Stock futures traded lower Thursday morning as a sell-off continues on Wall Street that’s pushed the S&P 500 to the lowest in more than a year and to the cusp of a bear market.
Futures tied to the Dow Jones Industrial Average shed 118 points, or 0.4% following five straight days of losses. S&P 500 futures declined 0.5% after the benchmark closed at its lowest level since March 2021 in the prior session. Nasdaq 100 futures declined 0.9% as tech shares continued to be at the epicenter of the selling during this risk-off period.
The latest inflation data on Wednesday showed consumer prices in April jumped 8.3%, higher than expected and still running close to a 40-year high of 8.5%. The report caused investors to continue to sell risky assets like tech stocks and bitcoin.
“Stocks are for sale in all corners of the globe, and the market tone is increasingly dour,” said Adam Crisafulli of Vital Knowledge in a note.
In regular trading Wednesday, the Dow fell 326 points, or 1.02%. The S&P 500 slipped 1.65% and the Nasdaq Composite dropped 3.18%. The S&P 500 is now more than 18% off its high and down more than 17% since the start of the year. The Nasdaq Composite is already nearly 30% off its high.
Bitcoin plunged below $27,000 overnight Thursday from inflation fears and the collapse of controversial stablecoin TerraUSD. Tech companies with bitcoin holdings declined in the premarket. Tesla lost 2%, while MicroStrategy fell 10%.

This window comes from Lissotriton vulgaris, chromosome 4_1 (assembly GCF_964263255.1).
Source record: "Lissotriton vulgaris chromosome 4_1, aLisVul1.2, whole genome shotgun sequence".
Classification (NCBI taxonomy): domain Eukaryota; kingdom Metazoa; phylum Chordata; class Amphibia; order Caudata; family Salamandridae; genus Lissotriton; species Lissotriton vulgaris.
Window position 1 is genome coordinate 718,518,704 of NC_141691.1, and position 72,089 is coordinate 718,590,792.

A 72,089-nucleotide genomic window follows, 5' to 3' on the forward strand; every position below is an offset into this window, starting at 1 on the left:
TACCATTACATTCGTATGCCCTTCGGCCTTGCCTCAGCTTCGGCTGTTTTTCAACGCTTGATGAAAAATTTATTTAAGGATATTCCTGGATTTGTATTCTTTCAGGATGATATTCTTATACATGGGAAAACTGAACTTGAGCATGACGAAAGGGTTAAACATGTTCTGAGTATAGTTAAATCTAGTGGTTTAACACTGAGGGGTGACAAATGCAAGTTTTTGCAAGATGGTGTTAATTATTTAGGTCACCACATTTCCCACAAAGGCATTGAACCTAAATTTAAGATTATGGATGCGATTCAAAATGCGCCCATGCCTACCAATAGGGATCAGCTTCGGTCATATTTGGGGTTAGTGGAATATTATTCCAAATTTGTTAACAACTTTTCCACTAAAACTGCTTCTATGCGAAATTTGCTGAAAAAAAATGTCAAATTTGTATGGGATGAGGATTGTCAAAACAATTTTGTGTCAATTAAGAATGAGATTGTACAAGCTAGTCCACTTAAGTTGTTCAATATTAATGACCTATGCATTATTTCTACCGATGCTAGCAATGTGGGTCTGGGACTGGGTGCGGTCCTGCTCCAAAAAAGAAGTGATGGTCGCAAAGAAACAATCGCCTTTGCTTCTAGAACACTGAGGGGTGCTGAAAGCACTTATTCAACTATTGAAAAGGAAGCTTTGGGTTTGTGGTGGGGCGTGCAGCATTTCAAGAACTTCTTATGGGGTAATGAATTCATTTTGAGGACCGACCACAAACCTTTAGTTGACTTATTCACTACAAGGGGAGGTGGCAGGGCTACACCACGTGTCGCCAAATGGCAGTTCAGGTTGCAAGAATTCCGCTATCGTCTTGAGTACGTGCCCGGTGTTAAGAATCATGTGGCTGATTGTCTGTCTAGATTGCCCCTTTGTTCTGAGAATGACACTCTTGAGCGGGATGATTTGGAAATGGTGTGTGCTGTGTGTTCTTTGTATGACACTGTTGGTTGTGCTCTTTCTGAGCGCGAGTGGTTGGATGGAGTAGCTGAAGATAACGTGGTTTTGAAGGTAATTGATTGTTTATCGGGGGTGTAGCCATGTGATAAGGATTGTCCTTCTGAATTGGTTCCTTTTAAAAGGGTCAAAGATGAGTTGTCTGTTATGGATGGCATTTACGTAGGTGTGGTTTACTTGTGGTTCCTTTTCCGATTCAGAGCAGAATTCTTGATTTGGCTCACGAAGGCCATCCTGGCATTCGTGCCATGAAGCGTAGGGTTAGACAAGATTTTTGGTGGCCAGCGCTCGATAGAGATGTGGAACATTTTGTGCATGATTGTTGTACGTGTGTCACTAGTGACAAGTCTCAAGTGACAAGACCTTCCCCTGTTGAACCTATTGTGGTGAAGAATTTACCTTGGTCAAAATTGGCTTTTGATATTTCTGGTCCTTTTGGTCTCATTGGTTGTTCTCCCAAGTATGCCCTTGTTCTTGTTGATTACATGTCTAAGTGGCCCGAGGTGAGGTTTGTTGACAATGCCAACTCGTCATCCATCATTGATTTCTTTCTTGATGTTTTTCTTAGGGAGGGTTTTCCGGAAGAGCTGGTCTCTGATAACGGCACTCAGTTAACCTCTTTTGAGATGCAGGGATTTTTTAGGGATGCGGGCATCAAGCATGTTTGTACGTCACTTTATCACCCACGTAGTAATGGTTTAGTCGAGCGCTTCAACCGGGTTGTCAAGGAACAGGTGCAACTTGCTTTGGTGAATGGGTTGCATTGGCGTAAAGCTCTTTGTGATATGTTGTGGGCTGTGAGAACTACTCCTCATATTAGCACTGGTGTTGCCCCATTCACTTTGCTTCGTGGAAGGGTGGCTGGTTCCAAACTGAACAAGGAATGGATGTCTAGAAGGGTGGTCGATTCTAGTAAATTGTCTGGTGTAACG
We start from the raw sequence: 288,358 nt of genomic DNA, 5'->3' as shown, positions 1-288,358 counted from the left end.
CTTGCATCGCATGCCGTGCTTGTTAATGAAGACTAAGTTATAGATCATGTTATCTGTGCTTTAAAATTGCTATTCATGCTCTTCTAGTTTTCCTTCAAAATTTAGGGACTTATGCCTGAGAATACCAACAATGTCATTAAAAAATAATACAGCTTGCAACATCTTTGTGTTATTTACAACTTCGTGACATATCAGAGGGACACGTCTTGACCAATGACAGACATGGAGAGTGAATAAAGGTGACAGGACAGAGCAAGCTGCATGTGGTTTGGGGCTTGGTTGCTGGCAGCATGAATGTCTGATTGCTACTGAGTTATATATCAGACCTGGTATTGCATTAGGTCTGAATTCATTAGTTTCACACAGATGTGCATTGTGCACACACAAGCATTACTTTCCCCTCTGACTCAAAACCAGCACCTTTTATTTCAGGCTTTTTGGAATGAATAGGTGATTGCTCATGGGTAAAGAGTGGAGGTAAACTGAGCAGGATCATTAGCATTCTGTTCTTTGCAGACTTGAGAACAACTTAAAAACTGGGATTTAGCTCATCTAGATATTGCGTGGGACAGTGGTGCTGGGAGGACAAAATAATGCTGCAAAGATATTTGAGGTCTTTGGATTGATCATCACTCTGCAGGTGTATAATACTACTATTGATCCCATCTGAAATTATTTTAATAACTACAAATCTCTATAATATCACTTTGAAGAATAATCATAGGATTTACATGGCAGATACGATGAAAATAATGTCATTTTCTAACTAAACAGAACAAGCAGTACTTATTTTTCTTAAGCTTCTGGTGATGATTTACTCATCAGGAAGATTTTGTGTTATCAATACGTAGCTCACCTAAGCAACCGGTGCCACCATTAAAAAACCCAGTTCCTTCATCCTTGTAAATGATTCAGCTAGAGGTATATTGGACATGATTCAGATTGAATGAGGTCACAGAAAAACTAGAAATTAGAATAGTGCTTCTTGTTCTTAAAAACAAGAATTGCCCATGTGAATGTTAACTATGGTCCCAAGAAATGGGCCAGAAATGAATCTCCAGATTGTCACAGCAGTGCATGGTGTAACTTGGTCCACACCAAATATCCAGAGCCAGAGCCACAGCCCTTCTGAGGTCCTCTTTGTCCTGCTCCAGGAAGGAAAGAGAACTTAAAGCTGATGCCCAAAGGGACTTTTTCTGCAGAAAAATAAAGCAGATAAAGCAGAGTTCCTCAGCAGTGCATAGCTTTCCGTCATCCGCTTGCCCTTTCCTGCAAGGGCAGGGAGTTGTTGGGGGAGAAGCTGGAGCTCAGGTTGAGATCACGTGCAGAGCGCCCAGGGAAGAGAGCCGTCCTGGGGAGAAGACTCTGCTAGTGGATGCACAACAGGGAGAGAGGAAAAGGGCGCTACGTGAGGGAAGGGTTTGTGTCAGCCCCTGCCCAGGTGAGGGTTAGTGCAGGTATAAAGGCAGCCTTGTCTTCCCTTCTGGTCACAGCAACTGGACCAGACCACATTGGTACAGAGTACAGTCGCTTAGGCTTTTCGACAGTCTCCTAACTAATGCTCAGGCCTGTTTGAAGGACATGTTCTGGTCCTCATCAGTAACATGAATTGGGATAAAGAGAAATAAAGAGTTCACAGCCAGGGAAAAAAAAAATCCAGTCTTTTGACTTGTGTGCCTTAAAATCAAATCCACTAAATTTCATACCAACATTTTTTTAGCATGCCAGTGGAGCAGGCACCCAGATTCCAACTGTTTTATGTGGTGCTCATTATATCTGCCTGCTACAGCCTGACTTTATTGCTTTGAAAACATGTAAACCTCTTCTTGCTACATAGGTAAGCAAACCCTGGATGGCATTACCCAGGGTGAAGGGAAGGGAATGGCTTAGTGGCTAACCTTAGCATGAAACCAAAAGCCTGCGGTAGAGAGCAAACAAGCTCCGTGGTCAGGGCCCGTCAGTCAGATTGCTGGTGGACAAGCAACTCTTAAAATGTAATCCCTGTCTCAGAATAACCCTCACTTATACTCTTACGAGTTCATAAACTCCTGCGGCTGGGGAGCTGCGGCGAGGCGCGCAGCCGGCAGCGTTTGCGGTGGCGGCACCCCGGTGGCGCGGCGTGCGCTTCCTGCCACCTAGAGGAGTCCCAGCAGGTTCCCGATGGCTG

Disney shares fell more than 4% in premarket trading after reporting mixed earnings results. The media giant reported higher-than-expected streaming subscriber growth, but warned about the Covid impact on parks in Asia.
Apple lost 1% in premarket trading, a move that would push the shares into a bear market if it carries through to regular trading. The stock closed down 19.9% off its high Wednesday.
Still, Tom Lee of Fundstrat remains bullish on stocks. He said if the market finds its footing “we’re in a world of double digit expected returns.”
“This week is interesting because the stock market declines have accelerated downwards, so the waterfall is accelerating but things that normally would corroborate a waterfall decline like yields or the VIX have not been,” Lee told CNBC’s “Closing Bell: Overtime.” “The bond market’s actually been pretty stable even in the face of a hot CPI and the VIX actually has been falling.”
He noted that of the 16 times since 1940 that the market has declined 16% in a four-month period, it was higher six months later in 12 of those events.
In economic data, investors will be looking out for the latest on jobless claims, which will be released at 8: 30. They’re also looking forward to fresh data on the producer price index, which measures prices at the wholesale level.